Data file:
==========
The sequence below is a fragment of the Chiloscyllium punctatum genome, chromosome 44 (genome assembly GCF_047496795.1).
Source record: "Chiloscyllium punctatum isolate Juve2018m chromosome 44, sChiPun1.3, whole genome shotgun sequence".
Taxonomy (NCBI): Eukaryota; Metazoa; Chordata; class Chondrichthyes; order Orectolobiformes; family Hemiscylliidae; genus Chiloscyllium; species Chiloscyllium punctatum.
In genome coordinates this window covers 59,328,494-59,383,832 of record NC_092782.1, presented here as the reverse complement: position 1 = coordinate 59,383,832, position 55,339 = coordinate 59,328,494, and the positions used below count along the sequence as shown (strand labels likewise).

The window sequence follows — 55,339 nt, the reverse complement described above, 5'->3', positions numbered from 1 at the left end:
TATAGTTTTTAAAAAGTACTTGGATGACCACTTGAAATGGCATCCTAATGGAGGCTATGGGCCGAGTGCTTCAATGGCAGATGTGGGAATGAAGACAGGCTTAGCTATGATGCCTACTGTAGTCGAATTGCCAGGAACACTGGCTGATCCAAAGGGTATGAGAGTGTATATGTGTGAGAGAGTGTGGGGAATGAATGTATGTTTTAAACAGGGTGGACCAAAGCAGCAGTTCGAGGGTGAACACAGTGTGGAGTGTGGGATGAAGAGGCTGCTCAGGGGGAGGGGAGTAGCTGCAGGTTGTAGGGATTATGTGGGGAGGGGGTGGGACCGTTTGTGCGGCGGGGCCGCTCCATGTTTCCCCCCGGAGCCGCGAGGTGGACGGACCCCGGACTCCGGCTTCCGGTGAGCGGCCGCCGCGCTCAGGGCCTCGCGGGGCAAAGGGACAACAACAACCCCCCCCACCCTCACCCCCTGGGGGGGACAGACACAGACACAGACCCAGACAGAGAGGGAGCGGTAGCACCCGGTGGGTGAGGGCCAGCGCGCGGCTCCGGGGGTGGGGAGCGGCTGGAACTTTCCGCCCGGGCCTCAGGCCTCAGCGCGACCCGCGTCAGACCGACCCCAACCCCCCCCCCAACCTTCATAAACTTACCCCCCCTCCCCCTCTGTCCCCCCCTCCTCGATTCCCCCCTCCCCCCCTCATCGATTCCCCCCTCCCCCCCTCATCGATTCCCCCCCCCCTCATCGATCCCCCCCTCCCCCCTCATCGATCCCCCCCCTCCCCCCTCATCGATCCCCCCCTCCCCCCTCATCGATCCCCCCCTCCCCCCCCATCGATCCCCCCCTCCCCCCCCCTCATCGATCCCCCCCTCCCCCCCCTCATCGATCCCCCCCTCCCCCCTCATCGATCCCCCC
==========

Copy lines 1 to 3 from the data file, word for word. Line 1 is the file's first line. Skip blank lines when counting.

The sequence below is a fragment of the Chiloscyllium punctatum genome, chromosome 44 (genome assembly GCF_047496795.1).
Source record: "Chiloscyllium punctatum isolate Juve2018m chromosome 44, sChiPun1.3, whole genome shotgun sequence".
Taxonomy (NCBI): Eukaryota; Metazoa; Chordata; class Chondrichthyes; order Orectolobiformes; family Hemiscylliidae; genus Chiloscyllium; species Chiloscyllium punctatum.